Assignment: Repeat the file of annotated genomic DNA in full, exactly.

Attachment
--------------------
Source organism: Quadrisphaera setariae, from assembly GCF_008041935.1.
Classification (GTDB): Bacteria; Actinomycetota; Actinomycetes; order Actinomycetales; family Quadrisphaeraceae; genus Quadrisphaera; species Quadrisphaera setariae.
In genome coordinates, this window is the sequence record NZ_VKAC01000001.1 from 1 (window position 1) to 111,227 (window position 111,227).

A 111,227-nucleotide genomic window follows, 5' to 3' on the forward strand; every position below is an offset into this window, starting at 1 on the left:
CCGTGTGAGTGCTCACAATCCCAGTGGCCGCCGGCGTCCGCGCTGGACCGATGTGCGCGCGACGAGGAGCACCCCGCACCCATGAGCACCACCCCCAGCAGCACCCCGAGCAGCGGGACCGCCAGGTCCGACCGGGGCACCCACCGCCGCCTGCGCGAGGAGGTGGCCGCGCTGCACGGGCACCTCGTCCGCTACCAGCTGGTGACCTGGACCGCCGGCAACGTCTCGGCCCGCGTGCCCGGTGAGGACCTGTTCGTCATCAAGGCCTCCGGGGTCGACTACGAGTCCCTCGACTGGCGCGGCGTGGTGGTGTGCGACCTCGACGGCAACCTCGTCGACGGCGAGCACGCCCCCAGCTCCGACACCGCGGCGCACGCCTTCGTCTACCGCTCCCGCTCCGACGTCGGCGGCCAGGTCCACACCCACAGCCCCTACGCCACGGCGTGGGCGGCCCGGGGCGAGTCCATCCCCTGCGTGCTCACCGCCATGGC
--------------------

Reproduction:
Source organism: Quadrisphaera setariae, from assembly GCF_008041935.1.
Classification (GTDB): Bacteria; Actinomycetota; Actinomycetes; order Actinomycetales; family Quadrisphaeraceae; genus Quadrisphaera; species Quadrisphaera setariae.
In genome coordinates, this window is the sequence record NZ_VKAC01000001.1 from 1 (window position 1) to 111,227 (window position 111,227).

A 111,227-nucleotide genomic window follows, 5' to 3' on the forward strand; every position below is an offset into this window, starting at 1 on the left:
CCGTGTGAGTGCTCACAATCCCAGTGGCCGCCGGCGTCCGCGCTGGACCGATGTGCGCGCGACGAGGAGCACCCCGCACCCATGAGCACCACCCCCAGCAGCACCCCGAGCAGCGGGACCGCCAGGTCCGACCGGGGCACCCACCGCCGCCTGCGCGAGGAGGTGGCCGCGCTGCACGGGCACCTCGTCCGCTACCAGCTGGTGACCTGGACCGCCGGCAACGTCTCGGCCCGCGTGCCCGGTGAGGACCTGTTCGTCATCAAGGCCTCCGGGGTCGACTACGAGTCCCTCGACTGGCGCGGCGTGGTGGTGTGCGACCTCGACGGCAACCTCGTCGACGGCGAGCACGCCCCCAGCTCCGACACCGCGGCGCACGCCTTCGTCTACCGCTCCCGCTCCGACGTCGGCGGCCAGGTCCACACCCACAGCCCCTACGCCACGGCGTGGGCGGCCCGGGGCGAGTCCATCCCCTGCGTGCTCACCGCCATGGC